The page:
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DFG Deutsche Forschungsgemeinschaft (2016)

Drought and grazing impacts in semi-arid rangelands : Testing a novel trait-based conceptual framework

Drought Grazing Rangelands

DFG Deutsche Forschungsgemeinschaft

Titre : Drought and grazing impacts in semi-arid rangelands : Testing a novel trait-based conceptual framework

Identifiant : Deutsche Forschungsgemeinschaft (DFG) - Project number 319233647
DFG Programme : Research Grants

Région /Pays : Semi-arid rangelands

Date  : from 2016 to 2022

Increases in drought and land use are among the most important global change drivers, particularly for dryland ecosystems. Semi-arid rangelands provide important ecosystem services and are predicted to be highly vulnerable to global change. Drought and grazing resistance have been assumed to converge (Generalized Grazing Model), so that species/communities in dry areas are both grazing and drought resistant. However, the generality of this model has been called into question by newer studies in semiarid rangelands dominated by winter annuals.We developed a novel trait-based conceptual framework that can resolve the apparent inconsistencies. Winter annuals display a substantially different strategy to cope with drought than perennials : they are drought escapers and survive the long summer drought in the seed bank. Associated with this distinct strategy are differences in underlying traits. Furthermore, even within winter annuals, there should be a wide range of trait expressions. We hypothesize a trade-off between traits associated with a drought escape strategy (’fast traits’), and traits for grazing tolerance and avoidance (’slow traits’), which lead to more negative impacts of grazing in annual species/communities in drier sites and more negative impacts of drought in wetter sites.To test the proposed framework we will use a steep rainfall gradient in the Eastern Mediterranean as a model system. We will assess over 30 physiological, morphological and life history traits related to drought and grazing resistance in 40 species with known distribution across the rainfall gradient, and combine them with survival and abundance data from in situ long-term drought and grazing experiments. This will allow to determine the key traits underlying drought and grazing resistance, and evaluate their relationships (convergence vs. trade-offs). Our study will for the first time 1) provide a comprehensive functional trait approach of winter annuals at the community level, and 2) explicitly link traits, whole plant performance, long-term community responses, and distribution patterns, filling an important gap in the basis of trait-based plant ecology. The proposed project will have the potential to transform our understanding of the interaction of drought and grazing, and substantially improve projections of consequences of global change.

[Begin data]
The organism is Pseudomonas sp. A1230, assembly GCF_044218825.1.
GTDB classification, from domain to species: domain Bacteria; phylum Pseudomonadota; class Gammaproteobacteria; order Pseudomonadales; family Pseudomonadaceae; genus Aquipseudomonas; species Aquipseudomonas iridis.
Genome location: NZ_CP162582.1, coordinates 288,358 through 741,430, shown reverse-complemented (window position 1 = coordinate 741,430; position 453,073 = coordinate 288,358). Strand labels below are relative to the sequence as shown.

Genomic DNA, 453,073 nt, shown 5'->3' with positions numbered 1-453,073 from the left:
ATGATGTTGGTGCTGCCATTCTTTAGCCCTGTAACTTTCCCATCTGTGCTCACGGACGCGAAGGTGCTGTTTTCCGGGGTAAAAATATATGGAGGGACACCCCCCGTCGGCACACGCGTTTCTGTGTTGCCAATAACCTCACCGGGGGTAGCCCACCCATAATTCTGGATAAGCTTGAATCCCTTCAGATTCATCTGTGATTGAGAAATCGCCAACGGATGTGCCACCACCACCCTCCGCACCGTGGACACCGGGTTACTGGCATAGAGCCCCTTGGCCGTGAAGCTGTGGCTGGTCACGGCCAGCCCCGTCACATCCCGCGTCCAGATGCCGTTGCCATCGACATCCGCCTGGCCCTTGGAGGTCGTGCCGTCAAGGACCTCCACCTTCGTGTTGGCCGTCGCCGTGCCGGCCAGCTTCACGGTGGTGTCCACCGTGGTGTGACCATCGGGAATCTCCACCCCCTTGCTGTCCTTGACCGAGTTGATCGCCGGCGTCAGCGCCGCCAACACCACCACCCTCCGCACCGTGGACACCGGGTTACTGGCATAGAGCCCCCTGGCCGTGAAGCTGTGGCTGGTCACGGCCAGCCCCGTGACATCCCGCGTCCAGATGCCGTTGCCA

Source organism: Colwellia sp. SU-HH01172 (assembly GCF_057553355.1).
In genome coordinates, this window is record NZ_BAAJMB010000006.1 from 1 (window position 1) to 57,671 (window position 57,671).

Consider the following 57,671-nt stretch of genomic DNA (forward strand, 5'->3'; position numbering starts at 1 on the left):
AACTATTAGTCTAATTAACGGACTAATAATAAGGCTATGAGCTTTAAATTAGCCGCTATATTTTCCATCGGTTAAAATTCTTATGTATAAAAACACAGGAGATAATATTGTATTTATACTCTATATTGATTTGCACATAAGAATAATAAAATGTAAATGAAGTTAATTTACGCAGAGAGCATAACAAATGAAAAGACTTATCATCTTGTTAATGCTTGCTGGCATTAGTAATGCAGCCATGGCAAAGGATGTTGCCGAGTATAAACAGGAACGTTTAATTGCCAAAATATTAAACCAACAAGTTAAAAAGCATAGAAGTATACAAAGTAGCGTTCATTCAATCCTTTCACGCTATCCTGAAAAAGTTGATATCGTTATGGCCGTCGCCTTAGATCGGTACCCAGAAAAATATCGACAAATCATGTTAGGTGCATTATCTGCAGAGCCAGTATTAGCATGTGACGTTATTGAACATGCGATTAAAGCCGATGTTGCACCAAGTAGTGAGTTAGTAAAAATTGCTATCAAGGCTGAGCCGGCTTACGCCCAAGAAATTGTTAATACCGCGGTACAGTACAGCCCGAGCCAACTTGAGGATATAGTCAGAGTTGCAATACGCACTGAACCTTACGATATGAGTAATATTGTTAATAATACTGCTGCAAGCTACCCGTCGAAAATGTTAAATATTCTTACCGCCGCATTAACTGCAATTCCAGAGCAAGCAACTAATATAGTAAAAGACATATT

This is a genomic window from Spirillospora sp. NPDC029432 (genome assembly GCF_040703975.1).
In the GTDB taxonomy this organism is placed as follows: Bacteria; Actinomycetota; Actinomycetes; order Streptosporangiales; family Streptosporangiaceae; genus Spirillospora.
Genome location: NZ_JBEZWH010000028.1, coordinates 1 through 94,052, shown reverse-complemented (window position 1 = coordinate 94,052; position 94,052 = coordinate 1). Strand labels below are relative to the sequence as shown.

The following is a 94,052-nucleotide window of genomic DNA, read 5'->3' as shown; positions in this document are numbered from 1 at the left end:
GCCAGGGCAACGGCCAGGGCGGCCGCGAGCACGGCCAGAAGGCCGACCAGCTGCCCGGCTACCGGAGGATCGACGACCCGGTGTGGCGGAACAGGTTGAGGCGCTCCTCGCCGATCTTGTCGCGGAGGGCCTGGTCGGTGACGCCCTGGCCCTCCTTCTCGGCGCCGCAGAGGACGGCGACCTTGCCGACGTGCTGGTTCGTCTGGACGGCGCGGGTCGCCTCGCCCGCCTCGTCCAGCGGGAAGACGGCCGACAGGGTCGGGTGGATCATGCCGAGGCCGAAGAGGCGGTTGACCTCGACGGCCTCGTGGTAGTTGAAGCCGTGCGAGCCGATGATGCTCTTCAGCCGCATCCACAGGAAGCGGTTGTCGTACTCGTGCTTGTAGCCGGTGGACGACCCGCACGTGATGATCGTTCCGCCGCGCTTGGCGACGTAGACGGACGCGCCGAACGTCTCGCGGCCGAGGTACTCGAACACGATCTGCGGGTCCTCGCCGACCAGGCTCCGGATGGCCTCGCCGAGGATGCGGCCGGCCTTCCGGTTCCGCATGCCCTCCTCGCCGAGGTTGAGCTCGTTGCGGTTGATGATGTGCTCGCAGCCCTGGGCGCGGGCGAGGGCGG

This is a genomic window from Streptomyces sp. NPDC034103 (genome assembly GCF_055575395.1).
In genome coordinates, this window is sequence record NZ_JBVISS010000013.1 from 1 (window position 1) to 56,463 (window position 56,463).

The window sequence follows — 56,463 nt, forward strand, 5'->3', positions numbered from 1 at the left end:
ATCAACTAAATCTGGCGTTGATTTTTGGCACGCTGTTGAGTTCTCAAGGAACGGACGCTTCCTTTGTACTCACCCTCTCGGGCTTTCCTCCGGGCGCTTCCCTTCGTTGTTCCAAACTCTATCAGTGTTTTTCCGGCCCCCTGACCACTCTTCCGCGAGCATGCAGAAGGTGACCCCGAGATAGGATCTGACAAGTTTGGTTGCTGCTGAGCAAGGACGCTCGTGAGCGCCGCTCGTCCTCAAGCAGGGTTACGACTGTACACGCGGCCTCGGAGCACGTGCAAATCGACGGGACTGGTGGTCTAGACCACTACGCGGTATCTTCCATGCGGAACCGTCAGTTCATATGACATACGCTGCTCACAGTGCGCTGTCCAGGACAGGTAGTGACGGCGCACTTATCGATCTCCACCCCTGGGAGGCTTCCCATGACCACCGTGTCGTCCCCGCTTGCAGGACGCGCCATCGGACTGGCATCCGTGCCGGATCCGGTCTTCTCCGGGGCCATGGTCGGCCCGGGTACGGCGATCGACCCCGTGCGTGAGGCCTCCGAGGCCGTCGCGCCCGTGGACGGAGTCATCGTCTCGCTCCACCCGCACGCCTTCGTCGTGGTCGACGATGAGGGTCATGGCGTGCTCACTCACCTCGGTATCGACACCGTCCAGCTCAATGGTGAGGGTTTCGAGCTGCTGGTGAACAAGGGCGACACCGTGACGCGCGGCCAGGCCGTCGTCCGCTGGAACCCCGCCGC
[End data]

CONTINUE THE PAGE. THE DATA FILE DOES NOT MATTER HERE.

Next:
Applicant : Professorin Dr. Bettina B.M.J. Engelbrecht, since 6/2021 ; Professorin Dr. Katja Tielbörger

Présentation : GEPRIS Geforderte Projekte des DFG

Page publiée le 1er septembre 2022